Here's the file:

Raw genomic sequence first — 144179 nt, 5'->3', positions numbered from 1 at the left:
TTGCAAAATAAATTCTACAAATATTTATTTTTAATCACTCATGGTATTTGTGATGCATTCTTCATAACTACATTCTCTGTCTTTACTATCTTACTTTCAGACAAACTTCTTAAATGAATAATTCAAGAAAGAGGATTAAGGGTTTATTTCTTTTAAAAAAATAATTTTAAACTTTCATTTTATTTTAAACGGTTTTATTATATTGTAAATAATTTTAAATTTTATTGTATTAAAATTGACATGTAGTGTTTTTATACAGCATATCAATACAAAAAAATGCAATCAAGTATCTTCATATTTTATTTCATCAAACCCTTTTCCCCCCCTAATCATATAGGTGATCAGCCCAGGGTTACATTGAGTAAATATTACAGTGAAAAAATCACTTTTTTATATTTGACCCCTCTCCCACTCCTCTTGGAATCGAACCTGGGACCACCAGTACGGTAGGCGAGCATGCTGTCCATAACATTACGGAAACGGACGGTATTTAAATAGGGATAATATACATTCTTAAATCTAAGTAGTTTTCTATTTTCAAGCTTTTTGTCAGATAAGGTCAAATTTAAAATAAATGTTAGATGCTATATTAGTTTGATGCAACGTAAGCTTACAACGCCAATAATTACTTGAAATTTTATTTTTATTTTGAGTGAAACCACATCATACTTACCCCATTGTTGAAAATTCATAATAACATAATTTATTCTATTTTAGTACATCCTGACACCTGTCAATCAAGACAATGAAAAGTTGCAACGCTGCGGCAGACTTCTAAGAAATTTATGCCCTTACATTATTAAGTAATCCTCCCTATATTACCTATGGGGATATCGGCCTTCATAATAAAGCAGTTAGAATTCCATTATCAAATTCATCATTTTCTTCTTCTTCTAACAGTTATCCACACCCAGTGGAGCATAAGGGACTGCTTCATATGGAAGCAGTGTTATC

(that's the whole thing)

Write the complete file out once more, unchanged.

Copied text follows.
Raw genomic sequence first — 144179 nt, 5'->3', positions numbered from 1 at the left:
TTGCAAAATAAATTCTACAAATATTTATTTTTAATCACTCATGGTATTTGTGATGCATTCTTCATAACTACATTCTCTGTCTTTACTATCTTACTTTCAGACAAACTTCTTAAATGAATAATTCAAGAAAGAGGATTAAGGGTTTATTTCTTTTAAAAAAATAATTTTAAACTTTCATTTTATTTTAAACGGTTTTATTATATTGTAAATAATTTTAAATTTTATTGTATTAAAATTGACATGTAGTGTTTTTATACAGCATATCAATACAAAAAAATGCAATCAAGTATCTTCATATTTTATTTCATCAAACCCTTTTCCCCCCCTAATCATATAGGTGATCAGCCCAGGGTTACATTGAGTAAATATTACAGTGAAAAAATCACTTTTTTATATTTGACCCCTCTCCCACTCCTCTTGGAATCGAACCTGGGACCACCAGTACGGTAGGCGAGCATGCTGTCCATAACATTACGGAAACGGACGGTATTTAAATAGGGATAATATACATTCTTAAATCTAAGTAGTTTTCTATTTTCAAGCTTTTTGTCAGATAAGGTCAAATTTAAAATAAATGTTAGATGCTATATTAGTTTGATGCAACGTAAGCTTACAACGCCAATAATTACTTGAAATTTTATTTTTATTTTGAGTGAAACCACATCATACTTACCCCATTGTTGAAAATTCATAATAACATAATTTATTCTATTTTAGTACATCCTGACACCTGTCAATCAAGACAATGAAAAGTTGCAACGCTGCGGCAGACTTCTAAGAAATTTATGCCCTTACATTATTAAGTAATCCTCCCTATATTACCTATGGGGATATCGGCCTTCATAATAAAGCAGTTAGAATTCCATTATCAAATTCATCATTTTCTTCTTCTTCTAACAGTTATCCACACCCAGTGGAGCATAAGGGACTGCTTCATATGGAAGCAGTGTTATC